Siblings walk the halls of MCVSD

Survey of 197 students on Oct. 19, 2016.

Infographic by Katrina Eggleston

Survey of 197 students on Oct. 19, 2016.

Phoebe Drummond

Considering the competitive nature of admission to a Monmouth County Vocational School District (MCVSD) school, having more than one family member attend an MCVSD school is a challenge.

According to the CHS directory, junior Alice Nathanson of Long Branch was one of five current students to welcome a younger sibling to CHS this fall. She said CHS anecdotes helped persuade her sister to decide to enroll.

Although she is not used to seeing her little sister in school again, Nathanson said it’s convenient to see her in the halls.

“I like it because if I need anything I can just ask her,” Nathanson said.

Like Nathanson, sophomore Merina Spaltro of Allentown has a sibling attending a career academy. Spaltro’s older brother attends Biotechnology High School (BTHS).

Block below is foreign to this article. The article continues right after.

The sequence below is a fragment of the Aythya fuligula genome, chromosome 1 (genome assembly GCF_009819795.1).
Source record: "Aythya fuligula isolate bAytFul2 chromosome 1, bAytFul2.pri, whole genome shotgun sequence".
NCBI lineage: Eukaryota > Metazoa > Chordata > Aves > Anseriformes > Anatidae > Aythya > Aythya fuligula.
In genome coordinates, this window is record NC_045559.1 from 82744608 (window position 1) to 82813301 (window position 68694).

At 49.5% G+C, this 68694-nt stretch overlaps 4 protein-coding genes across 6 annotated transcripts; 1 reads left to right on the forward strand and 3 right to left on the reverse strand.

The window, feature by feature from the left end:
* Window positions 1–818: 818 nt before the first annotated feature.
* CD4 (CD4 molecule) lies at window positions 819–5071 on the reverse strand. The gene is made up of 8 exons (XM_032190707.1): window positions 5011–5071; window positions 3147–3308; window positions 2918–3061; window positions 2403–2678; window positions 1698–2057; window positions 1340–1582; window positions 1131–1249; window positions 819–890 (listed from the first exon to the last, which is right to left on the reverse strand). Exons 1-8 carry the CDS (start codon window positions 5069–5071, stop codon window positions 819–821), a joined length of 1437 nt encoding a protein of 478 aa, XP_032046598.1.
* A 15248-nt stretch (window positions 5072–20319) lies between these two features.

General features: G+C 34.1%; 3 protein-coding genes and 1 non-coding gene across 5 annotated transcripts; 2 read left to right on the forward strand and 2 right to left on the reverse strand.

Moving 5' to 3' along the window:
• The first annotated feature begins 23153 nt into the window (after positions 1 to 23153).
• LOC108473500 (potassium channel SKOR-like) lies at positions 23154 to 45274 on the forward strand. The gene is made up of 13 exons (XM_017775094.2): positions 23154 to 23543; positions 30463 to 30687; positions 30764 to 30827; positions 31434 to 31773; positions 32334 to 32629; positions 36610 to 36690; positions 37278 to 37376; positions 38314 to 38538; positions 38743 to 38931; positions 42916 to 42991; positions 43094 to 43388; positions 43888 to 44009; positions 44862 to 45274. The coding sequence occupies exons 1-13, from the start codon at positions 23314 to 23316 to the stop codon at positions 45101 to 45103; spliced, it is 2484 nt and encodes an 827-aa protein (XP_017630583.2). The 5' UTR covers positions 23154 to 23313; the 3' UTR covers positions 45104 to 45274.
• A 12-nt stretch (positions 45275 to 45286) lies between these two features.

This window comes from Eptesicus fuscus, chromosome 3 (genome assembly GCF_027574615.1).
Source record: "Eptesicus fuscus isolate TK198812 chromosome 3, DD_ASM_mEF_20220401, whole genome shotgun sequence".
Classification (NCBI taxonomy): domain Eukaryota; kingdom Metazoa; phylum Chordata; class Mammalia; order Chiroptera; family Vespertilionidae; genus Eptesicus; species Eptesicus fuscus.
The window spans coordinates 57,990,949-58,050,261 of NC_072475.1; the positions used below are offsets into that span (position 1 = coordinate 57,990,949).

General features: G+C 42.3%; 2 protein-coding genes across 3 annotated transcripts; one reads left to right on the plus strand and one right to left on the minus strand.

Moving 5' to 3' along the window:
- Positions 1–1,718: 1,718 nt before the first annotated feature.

Spaltro said she was unaware of MCVSD career academies until her brother applied.  When he was accepted, Spaltro considered finding the MCVSD school that fit her interests.

Even though they are at different MCVSD schools, Spaltro still finds that her brother has helped her be prepared and “less freaked out,” for the early morning bus rides, and in her case, an early morning van ride.

Sophomore Grace McCaffrey of Middletown entered CHS as a freshman last year with an older sister, Emma, in the Class of 2016 to help her through her first year of high school. McCaffrey said she was more prepared coming into that year because her sister told her what to expect.

McCaffrey also thinks that her decision to attend CHS compared to her home school was influenced by her sister because she “talked about how much fun it was.”

She liked the help from her older sister, but McCaffrey wasn’t so happy about being the younger one who gets compared in class to her sibling.

“My sister is a lot smarter than me and a lot less talkative, so when teachers meet me, they are probably disappointed,” McCaffrey said.

But biology teacher Jeanine Gomez said McCaffrey and other younger siblings at CHS have no need to worry. Gomez said she holds all her students to high expectations, regardless of whether or not she’s taught their siblings.

“I like to notice their differences… like outside of the classroom what they’re interested in,” Gomez said.